Nestled in the annals of American history, a question mark hangs over the mysterious disappearance of a community of English settlers known as the “Lost Colony”. The events that transpired in Roanoke Island remain a captivating mystery that has puzzled historians for centuries. Roanoke, in today’s North Carolina, was the site of the first attempted establishment of a permanent English settlement in the New World.
In 1587, an expedition led by John White and financed by Sir Walter Raleigh founded the Roanoke Colony. The group consisted of 117 settlers including men, women, and children. White, appointed governor, returned to England later that year to gather additional supplies for the struggling settlement. However, his return to Roanoke was delayed due to the Anglo-Spanish War, and he did not make it back until 1590. Upon his return, he found the colony deserted with no sign of the settlers.
The only trace left behind was a word “Croatoan” carved on a wooden post and the letters “CRO” etched on a tree. From that point forward, the whereabouts and fate of the Lost Colony became one of the most enduring mysteries in American history. This article will attempt to dive deep into the mystery of Roanoke, examining the early history, the puzzling disappearance, the theories around what might have happened, and what Roanoke is like today.
The early history of Roanoke
Roanoke’s early history begins with the English expeditions financed by Sir Walter Raleigh in the late 16th century. England, under the reign of Queen Elizabeth I, was keen to establish a permanent settlement in the New World, partly to counter the expansion of the Spanish Empire and partly in the hope of finding gold.
The first group of settlers arrived in 1585 but struggled to survive due to harsh weather, lack of food, and strained relations with the local Native American tribes. This first colony eventually abandoned Roanoke, returning to England with Sir Francis Drake in 1586. Nonetheless, Raleigh, undeterred by the initial failure, sponsored a second expedition in 1587.
Roanoke held strategic significance for the English settlers. Its location provided an ideal base for privateering raids against Spanish ships. Additionally, it had fertile soils, abundant fish and game, and access to timber for construction. However, the area was fraught with challenges including weather unpredictability and occasionally hostile relations with indigenous populations.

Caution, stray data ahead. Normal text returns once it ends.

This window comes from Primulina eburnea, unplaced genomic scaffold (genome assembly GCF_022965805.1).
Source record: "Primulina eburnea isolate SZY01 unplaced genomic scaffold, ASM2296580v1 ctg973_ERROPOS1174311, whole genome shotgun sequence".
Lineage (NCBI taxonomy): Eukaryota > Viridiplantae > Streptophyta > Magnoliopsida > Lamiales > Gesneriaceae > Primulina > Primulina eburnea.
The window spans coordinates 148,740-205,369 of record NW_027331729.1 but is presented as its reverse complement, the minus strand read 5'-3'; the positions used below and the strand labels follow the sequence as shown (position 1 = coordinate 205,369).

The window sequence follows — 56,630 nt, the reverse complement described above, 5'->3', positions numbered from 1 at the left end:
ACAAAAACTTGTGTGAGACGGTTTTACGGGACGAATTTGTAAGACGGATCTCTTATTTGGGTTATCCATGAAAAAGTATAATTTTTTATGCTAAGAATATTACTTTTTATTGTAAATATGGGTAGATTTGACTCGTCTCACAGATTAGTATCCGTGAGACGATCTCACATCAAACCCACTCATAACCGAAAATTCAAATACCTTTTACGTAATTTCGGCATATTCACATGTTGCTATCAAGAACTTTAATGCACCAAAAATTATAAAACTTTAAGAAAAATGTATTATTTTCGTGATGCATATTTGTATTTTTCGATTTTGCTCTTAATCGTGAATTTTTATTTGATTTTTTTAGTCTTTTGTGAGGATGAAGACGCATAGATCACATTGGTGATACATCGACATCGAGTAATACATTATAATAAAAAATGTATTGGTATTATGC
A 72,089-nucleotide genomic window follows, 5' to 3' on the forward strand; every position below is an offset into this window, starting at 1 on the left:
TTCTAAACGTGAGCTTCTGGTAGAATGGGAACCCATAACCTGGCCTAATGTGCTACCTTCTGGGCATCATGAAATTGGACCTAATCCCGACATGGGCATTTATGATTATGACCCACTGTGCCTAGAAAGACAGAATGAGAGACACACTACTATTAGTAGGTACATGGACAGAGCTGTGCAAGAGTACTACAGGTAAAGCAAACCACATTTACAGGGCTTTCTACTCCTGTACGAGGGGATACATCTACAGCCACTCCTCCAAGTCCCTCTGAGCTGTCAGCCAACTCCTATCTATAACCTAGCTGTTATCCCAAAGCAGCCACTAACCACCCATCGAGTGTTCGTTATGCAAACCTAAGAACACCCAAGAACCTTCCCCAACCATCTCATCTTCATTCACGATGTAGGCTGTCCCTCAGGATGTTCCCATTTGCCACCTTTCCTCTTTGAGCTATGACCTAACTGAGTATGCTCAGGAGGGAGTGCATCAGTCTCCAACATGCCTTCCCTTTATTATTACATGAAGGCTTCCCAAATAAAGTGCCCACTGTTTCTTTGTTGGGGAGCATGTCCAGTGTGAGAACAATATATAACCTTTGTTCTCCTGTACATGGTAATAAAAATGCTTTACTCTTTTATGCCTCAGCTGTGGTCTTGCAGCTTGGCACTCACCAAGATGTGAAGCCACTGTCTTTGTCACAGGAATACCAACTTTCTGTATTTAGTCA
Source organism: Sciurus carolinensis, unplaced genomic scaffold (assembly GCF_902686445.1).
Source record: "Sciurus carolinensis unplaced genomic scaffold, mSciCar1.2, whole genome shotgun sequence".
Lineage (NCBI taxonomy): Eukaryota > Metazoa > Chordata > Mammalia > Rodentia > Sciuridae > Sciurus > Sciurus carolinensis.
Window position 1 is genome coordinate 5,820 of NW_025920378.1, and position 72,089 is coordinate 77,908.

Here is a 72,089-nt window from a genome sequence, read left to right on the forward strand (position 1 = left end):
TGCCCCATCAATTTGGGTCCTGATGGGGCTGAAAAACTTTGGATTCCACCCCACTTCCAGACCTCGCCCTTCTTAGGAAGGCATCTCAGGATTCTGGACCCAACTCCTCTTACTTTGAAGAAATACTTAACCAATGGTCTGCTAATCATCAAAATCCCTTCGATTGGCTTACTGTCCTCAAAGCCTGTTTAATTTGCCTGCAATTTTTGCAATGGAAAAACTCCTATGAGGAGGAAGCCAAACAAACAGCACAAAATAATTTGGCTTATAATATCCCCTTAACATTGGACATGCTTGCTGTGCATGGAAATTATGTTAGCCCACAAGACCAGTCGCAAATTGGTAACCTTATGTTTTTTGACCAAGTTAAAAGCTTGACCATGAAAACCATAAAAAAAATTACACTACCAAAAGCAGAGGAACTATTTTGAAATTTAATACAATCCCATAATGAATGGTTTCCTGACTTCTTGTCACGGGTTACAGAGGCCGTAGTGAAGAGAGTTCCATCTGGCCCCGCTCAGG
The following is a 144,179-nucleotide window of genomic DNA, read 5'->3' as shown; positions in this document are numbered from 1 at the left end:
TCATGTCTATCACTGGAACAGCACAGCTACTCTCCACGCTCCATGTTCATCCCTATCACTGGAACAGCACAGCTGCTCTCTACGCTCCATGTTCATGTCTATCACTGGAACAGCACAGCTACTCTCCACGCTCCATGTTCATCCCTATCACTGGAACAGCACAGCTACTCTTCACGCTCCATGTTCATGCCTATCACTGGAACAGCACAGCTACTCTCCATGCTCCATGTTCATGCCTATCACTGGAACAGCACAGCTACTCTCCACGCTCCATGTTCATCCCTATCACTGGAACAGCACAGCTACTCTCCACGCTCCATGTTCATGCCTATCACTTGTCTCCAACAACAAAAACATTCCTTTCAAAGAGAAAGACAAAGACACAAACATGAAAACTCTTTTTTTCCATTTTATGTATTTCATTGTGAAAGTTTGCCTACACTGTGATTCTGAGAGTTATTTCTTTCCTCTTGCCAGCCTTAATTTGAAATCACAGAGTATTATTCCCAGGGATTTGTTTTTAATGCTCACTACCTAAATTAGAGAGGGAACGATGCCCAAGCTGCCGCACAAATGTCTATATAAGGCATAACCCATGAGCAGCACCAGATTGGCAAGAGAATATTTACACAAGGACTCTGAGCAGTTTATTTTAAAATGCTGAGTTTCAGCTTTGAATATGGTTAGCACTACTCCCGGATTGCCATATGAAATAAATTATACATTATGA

The second group of 117 settlers led by John White arrived in Roanoke in 1587. They found the island deserted, with the remains of the previous settlement overtaken by nature. Undeterred, they decided to establish a new colony, hoping to succeed where the previous expedition had failed.
The Roanoke Mystery
The mystery of Roanoke starts with the disappearance of its settlers. When White returned in 1590, he expected to be greeted by a flourishing colony. Instead, he found it eerily deserted. The dwellings had been carefully dismantled, suggesting an organized departure rather than a rushed escape. There were no signs of a violent struggle or any of the expected hardships that might explain a sudden abandonment.
Even more puzzling, White found the word “Croatoan” carved into a wooden post and the letters “CRO” on a tree. Despite promising to leave a sign indicating their destination if they had to leave, no other clues were found to point to where the colonists had gone. The lack of bodies, artifacts, or any other evidence of what might have happened added to the intrigue.
The fate of the settlers was never determined, and they became known as the “Lost Colony”. The story of their disappearance transformed into an enduring mystery, fueling speculation and theories. The settlers seemed to have vanished without a trace, leaving behind only a cryptic message and a series of unanswered questions.